Create the Telegram bot

I followed the official documentation to create a Telegram bot, asking to BotFather for a new one, with name Lurch (oh yes, the name of my digital butler since my very first project of this kind during high school years), username YellowBot.


As you can see, BotFather returned a token to use while calling the Bot API. I also set Lurch profile picture using /setuserpic command.

I finally added the newly created YellowBot to the previously created group chat.

Enable bot to send messages to the group chat

Telegram exposes a convenient webhook for posting a message thru a bot: the sendmessage API. It’s as simple as making an HTTP call, with some parameters in the payload. Two of them are required, the chat_id and the message.

chat_id: as per documentation, “Unique identifier for the target chat, or username of the target channel (in the format @channelusername)“. So, the id of the group chat previously created. To obtain it, the getUpdates API can be used, using the following syntax (it’s important to change XXtokenXX with the token previously obtained by BotFather):


Unfortunately, this call returns an empty json, because there are no messages for the bot so far:


Writing message in the group chat where the bot has been added doesn’t help, because of the privacy-mode activated by default for all the bots.  As per documentation, bots will receive only messages that start with a slash ‘/’ , so I wrote a test commmand like “/test”, but / + any combination of letters can be used. This time, the same call to getUpdates returns:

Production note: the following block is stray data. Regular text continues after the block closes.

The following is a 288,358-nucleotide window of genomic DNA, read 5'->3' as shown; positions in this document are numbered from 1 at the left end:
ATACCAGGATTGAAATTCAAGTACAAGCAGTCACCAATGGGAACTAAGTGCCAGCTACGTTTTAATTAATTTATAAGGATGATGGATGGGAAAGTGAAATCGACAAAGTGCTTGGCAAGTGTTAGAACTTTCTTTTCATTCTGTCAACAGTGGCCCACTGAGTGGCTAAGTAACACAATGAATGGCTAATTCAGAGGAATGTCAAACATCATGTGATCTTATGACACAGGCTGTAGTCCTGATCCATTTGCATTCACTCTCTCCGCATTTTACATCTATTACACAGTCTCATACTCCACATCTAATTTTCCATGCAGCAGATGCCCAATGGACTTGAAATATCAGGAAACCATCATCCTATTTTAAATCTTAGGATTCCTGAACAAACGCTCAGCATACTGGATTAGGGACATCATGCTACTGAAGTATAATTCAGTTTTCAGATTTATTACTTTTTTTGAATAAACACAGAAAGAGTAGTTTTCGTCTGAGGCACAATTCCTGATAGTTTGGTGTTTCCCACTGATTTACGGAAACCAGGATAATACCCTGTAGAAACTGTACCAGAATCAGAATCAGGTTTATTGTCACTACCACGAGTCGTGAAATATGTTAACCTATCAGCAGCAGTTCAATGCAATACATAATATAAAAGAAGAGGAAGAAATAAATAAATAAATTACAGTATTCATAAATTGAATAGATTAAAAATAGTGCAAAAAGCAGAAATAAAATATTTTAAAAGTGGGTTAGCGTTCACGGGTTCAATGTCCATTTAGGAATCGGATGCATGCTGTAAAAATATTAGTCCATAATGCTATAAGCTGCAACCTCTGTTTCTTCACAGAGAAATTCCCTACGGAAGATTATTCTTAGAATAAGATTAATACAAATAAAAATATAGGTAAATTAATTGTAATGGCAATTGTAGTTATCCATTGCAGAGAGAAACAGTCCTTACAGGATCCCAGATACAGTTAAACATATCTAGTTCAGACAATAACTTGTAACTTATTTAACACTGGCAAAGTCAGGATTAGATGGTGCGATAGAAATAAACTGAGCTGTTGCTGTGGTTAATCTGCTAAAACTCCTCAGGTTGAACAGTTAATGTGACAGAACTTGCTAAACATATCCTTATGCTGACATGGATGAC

"title":"YellowFamily chat",

So, the group chat_id is -235327410. As per documentation, a negative id refers to group chat, positive to private chat with a user.

At this point, it is already possible to send a bot message in the group chat, using a simple CURL command. I used a POST request and a application/json as content-type among the different ones available, so I formatted the payload accordingly:

curl -X POST -H "Content-Type: application/json" -d '{"chat_id":"-235327410", "text":"Hello world!"}'

obtaining a reply similar to

    "from": ....

The “Hello world!” message should also appear on the group chat, with the bot as sender.

IFTTT integration to send messages using the bot

IFTTT has one channel to trigger an action when the device is in a specific location (in my case, entering the train station) for Android and for iOS, but hasn’t a dedicated channel for Telegram (yet). Luckily, the Maker channel comes in handy: what it does is to make an HTTP call to an URL specifying the kind of call (GET, POST, UPDATE etc), the content type and the message payload (if any). The exact information required to activate the Telegram bot just created.

So, first step is to create a new recipe with the Android Location channel as “this” part. Once downloaded the IF app for Android on the phone and connected the channel, I selected the “You enter an area” trigger, selected the area of my interest and created the trigger

IFTTT location trigger

For the “that” part, I selected the Maker channel and “Make a web request” as trigger, using the following parameters:
Method: POST
Content type: application/json
Body: {“chat_id”:”-235327410″, “text”:”It seems Alfredo is in at Pavia train station”}

IFTTT Maker channelThat’s all. Once I’m nearby the train station, the bot send a message in the group chat. Obviously, there are things to improve. For example, the recipe fires every time I’m around the location, even if I’m there for a walk. It would be great to activate the recipe only for a particular time interval, but IFTTT doesn’t offer this option. But the recipe could be manually disabled.

Following the same method, there are plenty of stuff the bot can write in the chat, using the many IFTTT channels. Fantasy is the limit :)